True to their word, Trevali Mining (TSX: TV) failed to make a scheduled interest payment that was due August 17, as it announced the day before as part of its second-quarter earnings release. Following the default, in a move that will come as no surprise, the company formally filed for creditor protection under the Companies’ Creditors Arrangement Act.
The filing for the petition for creditor protection was filed in the Supreme Court of British Columbia yesterday, with Trevali and its subsidiary Trevali Mining (New Brunswick) Ltd filing. The original order was received the same day.
The company currently intends to continue operating throughout the process, with management remaining responsible for day-to-day operations, while being monitored by FTI Consulting. The process is being sought as a way to obtain a stay of creditor claims and proceedings in favor of the company, with the company now ready to begin the process of identifying available transactional and restructuring options.
Meanwhile, operations at the Caribou mine in New Brunswick have been placed under care and maintenance, following the company’s indictment of the mine on Tuesday. The company also cut its forecast for the mine earlier this week, citing poor performance due to low productivity rates as well as the availability of mining contractor equipment and operators. Mining and milling activities have now been halted at the site, with general maintenance and environmental compliance employees remaining on site to preserve the asset.
It is not known if a reboot at the mine will take place.
“The decision to suspend operations is a difficult but necessary step to meet the challenges of the Caribou mine. This was not an action taken lightly and we are aware of the uncertainty created and the impacts of this decision on the community and on our team,” commented CEO Ricus Grimbeek.
The suspension of operations at the Caribou mine is the second of its kind to suspend an operation this year for Trevali. It follows the suspension of operations at the Perkoa mine in Burkina Faso, after a major flood on April 16 breached the mine, killing eight employees who were caught underground. Mining and milling remain suspended at the mine, with an equally uncertain restart schedule for the operation.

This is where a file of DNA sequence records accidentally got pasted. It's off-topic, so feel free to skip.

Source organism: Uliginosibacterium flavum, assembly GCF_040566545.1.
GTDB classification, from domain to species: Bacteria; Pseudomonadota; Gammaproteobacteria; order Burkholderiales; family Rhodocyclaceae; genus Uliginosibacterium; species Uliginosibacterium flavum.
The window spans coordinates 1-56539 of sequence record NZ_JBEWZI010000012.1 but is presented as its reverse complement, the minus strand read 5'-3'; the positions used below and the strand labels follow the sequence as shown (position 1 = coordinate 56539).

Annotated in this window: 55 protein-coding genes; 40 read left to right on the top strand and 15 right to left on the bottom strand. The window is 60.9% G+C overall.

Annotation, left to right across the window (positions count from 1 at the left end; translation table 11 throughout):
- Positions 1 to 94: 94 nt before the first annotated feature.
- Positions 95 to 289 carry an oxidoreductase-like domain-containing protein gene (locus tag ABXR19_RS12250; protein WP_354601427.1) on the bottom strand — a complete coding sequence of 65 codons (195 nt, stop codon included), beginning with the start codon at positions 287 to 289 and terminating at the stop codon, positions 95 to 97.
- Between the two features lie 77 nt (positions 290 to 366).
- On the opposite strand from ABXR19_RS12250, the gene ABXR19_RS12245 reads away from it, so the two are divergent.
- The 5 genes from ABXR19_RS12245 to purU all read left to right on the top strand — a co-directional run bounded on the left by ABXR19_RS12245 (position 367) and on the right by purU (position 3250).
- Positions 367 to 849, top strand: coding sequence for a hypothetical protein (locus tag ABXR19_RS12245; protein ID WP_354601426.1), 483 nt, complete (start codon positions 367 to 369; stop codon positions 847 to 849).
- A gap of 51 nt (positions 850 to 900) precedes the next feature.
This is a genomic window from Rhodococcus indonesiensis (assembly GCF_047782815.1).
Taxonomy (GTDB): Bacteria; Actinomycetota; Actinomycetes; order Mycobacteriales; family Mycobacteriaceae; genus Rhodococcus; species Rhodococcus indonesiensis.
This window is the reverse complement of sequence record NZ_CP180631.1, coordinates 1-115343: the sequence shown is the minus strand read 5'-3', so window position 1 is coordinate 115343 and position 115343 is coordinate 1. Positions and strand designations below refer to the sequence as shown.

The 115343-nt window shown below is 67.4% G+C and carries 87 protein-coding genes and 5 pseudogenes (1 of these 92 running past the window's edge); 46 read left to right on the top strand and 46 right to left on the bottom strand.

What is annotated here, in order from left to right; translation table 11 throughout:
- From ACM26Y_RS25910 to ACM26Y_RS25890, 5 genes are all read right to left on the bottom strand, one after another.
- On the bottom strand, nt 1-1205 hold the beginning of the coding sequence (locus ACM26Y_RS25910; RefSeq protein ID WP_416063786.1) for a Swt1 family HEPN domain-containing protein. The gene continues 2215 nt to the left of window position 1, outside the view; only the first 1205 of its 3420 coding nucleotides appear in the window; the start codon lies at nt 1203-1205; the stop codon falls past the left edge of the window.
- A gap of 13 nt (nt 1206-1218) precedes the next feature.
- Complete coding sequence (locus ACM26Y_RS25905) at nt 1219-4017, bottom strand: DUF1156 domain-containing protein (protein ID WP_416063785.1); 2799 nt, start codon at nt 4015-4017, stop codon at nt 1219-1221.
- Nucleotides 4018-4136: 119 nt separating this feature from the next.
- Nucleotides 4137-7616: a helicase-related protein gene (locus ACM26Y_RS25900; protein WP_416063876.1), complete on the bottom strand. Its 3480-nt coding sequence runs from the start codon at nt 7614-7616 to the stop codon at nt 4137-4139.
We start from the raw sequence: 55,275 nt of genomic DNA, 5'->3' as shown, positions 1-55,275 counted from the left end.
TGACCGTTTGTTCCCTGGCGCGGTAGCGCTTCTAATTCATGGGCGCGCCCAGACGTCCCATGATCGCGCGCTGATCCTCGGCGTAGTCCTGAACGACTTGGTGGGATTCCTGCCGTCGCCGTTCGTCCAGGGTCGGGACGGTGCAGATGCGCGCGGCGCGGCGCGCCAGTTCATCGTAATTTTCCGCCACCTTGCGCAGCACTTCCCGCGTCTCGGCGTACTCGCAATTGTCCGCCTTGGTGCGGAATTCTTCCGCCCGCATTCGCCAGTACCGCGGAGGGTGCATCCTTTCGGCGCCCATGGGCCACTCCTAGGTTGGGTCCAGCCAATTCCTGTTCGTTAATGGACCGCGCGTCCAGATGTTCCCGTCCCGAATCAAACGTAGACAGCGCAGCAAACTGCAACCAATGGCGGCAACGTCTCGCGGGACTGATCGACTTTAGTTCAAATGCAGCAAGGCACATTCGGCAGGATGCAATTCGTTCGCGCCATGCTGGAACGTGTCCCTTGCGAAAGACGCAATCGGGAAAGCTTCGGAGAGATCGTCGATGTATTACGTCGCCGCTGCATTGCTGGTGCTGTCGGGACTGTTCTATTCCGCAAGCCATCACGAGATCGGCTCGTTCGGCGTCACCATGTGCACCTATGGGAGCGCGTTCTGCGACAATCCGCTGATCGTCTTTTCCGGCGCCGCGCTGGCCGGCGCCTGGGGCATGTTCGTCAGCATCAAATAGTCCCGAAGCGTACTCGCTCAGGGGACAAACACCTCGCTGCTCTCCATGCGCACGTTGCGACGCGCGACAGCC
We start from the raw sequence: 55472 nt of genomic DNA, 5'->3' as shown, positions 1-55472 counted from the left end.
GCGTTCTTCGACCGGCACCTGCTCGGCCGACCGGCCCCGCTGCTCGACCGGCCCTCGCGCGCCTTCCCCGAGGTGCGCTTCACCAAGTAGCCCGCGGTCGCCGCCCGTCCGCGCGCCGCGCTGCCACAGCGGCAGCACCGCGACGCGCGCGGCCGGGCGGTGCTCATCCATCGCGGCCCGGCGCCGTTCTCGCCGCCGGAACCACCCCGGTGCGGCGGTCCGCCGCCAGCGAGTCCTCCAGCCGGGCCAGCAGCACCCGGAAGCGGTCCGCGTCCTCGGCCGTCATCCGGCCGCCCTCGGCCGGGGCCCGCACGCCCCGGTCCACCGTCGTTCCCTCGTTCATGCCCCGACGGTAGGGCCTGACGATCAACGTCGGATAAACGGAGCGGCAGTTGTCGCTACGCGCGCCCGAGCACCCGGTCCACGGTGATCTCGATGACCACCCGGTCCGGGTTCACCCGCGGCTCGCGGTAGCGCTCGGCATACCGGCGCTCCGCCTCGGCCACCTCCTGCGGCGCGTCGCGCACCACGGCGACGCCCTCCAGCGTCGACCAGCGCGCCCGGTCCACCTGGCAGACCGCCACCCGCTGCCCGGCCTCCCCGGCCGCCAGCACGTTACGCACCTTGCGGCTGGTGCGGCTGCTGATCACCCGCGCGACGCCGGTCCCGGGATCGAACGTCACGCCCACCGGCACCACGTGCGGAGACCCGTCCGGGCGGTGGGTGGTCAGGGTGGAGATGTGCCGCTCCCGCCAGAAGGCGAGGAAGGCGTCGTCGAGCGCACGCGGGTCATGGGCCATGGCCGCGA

Prior to the flood, the Perkoa mine was the largest revenue-generating asset for Trevali, posting revenues of $148.3 million in 2021, or approximately 52% of all revenue generated by the company during the period. .
The filing for creditor protection follows the company’s failure to prepay $7.5 million on some of its debts on August 17. In particular, the company has debt of $97.2 million due in September, for which it has not been able to find the necessary capital. Settle a debt. The company reported a cash position of $41.7 million as of June 30, along with a working capital deficit of $41.4 million.
The company currently expects its only remaining mine, the Rosh Pinah mine in Namibia, to provide the necessary cash flow, combined with available liquidity, to continue to fund itself through the CCAA proceeding.
Trevali Mining last traded at $0.205 on the Toronto Stock Exchange.
Information for this analysis was found via Sedar and Trevali Mining Corp. The author has no security or affiliation related to this organization. Not a buy or sell recommendation. Always do additional research and consult a professional before purchasing a title.
As founder of The deep dive, Jay focuses on all aspects of the business. This includes operations, as well as serving as lead writer for The Deep Dive’s stock analysis. In addition to The Deep Dive, Jay writes freelance for a number of companies and has been published on Stockhouse.com and Canna Investor Magazine among others.